Study: New device can reduce blood draw contamination, patient risk

When University of Nebraska Medical Center in Omaha introduced a new blood draw system, it saw an 88 percent decrease in contaminated samples, according to a study published in May in Clinical Infectious Diseases.


If a blood sample is contaminated — usually because skin fragments with bacteria enter the sample — it can increase the risk of a misdiagnosis that could ultimately lead to unnecessary treatment.

"[C]ontaminated blood cultures are a big deal," said Mark Rupp, MD, professor and chief of the UNMC Division of Infectious Diseases and medical director of the Department of Infection Control & Epidemiology at Nebraska Medicine. "Physicians can be led astray and patients may be harmed by additional tests and unnecessary antimicrobial therapy."

The study, led by Dr. Rupp, included 904 patients who each got their blood drawn twice — once with standard procedure and once using a new device, the SteriPath initial specimen diversion device, to see if the novel device reduced blood sample contamination.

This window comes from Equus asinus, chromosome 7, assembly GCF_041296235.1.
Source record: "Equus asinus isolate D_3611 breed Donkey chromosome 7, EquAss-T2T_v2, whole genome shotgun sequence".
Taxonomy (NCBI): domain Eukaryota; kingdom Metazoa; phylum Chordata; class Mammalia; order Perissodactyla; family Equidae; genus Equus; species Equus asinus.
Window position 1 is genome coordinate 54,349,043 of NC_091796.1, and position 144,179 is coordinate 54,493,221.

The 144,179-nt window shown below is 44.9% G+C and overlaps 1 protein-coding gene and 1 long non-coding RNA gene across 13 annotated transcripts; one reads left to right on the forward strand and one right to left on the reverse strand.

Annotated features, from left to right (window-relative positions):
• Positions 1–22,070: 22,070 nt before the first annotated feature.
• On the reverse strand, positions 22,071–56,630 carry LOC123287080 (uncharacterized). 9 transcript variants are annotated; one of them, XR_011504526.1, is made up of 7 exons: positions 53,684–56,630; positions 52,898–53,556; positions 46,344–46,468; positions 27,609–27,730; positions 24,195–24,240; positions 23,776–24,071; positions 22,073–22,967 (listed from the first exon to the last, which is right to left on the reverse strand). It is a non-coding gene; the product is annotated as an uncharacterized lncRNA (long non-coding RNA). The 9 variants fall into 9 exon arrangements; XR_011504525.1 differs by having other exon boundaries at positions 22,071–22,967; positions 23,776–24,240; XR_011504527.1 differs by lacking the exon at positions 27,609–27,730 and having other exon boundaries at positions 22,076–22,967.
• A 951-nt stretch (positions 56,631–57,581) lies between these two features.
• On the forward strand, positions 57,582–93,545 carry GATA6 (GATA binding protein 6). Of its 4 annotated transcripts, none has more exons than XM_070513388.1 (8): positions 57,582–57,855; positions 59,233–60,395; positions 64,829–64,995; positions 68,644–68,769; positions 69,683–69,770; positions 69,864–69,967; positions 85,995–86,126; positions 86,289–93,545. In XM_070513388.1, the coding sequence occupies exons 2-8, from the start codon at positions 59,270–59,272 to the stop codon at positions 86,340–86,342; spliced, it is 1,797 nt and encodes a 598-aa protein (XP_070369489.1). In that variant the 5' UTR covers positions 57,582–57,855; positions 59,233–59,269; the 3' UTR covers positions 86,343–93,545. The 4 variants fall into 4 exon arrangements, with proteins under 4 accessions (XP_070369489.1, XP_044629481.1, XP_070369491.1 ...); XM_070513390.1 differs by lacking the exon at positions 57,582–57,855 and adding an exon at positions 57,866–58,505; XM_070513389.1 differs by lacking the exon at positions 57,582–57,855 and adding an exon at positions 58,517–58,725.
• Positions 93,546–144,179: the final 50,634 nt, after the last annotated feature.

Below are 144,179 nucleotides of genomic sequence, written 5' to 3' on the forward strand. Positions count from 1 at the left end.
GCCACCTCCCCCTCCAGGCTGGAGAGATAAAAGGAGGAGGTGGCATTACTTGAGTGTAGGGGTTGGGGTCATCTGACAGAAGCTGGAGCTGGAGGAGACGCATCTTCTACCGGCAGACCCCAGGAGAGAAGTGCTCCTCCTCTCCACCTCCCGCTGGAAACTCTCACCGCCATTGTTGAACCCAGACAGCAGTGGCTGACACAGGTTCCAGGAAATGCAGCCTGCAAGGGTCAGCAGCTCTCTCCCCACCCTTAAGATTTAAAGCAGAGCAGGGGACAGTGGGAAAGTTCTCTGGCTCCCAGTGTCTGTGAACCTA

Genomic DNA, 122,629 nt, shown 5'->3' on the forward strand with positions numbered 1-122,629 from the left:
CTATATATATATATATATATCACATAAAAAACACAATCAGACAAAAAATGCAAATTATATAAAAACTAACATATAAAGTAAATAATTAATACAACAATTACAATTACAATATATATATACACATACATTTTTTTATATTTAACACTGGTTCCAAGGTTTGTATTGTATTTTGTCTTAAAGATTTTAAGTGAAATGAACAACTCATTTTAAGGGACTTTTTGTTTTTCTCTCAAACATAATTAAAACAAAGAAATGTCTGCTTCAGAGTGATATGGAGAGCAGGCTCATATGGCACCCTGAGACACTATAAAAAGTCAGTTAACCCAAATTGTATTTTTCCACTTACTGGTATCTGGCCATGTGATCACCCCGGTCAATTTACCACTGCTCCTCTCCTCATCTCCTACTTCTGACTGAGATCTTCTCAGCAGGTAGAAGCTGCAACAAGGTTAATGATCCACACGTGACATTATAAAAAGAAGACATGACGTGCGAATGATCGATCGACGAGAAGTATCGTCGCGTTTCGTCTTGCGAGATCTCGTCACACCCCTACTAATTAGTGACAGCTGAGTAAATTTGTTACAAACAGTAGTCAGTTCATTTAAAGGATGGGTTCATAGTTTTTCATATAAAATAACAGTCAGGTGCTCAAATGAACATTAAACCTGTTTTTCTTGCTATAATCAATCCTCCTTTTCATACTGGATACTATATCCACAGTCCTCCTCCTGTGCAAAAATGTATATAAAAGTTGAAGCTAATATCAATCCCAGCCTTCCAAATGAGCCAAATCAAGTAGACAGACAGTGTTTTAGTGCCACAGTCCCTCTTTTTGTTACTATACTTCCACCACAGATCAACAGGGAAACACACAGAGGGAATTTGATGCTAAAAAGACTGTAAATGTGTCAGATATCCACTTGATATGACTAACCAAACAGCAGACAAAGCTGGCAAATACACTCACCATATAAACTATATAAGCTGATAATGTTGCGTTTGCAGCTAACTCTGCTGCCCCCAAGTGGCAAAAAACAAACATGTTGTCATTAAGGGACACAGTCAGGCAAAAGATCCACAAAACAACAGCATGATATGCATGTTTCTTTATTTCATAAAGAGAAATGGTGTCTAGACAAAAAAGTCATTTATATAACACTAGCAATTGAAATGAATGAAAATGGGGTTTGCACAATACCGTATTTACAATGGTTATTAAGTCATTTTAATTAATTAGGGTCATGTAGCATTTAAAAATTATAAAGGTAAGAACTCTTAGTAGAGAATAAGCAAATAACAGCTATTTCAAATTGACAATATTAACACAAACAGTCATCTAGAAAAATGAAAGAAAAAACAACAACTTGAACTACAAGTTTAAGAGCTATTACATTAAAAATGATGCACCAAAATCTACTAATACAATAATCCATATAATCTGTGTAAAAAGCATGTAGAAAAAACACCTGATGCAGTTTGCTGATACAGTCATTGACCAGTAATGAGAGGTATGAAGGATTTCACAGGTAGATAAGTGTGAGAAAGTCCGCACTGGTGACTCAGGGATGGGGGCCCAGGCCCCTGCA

The ISDD is unique because it takes the first 1.5 to 2 milliliters of blood, which is the most likely to be contaminated, and diverts it from the main sample.

When UNMC implemented the ISDD device, it saw its false positive rate drop from a baseline of 1.78 percent down to 0.2 percent, an 88 percent reduction.

"The 1.78 percent baseline rate of contamination may seem small, but we should strive to decrease adverse events to the lowest possible level because of the impact to the patient and the burden on the healthcare system," Dr. Rupp said. "We quite clearly showed the rate of contamination was significantly reduced, and that decrease has a very big impact."

Nationwide, 0.6 to 6 percent of all blood samples are contaminated, according to Dr. Rupp.

The study was supported by Magnolia Medical Technologies, which makes the ISDD.

More articles on patient safety:
Cluster of uncommon superbug strain found in Houston
Occupying C. diff-contaminated hospital areas significantly increases infection risk
Incorrect medication dosage causes woman's skin to 'melt off'

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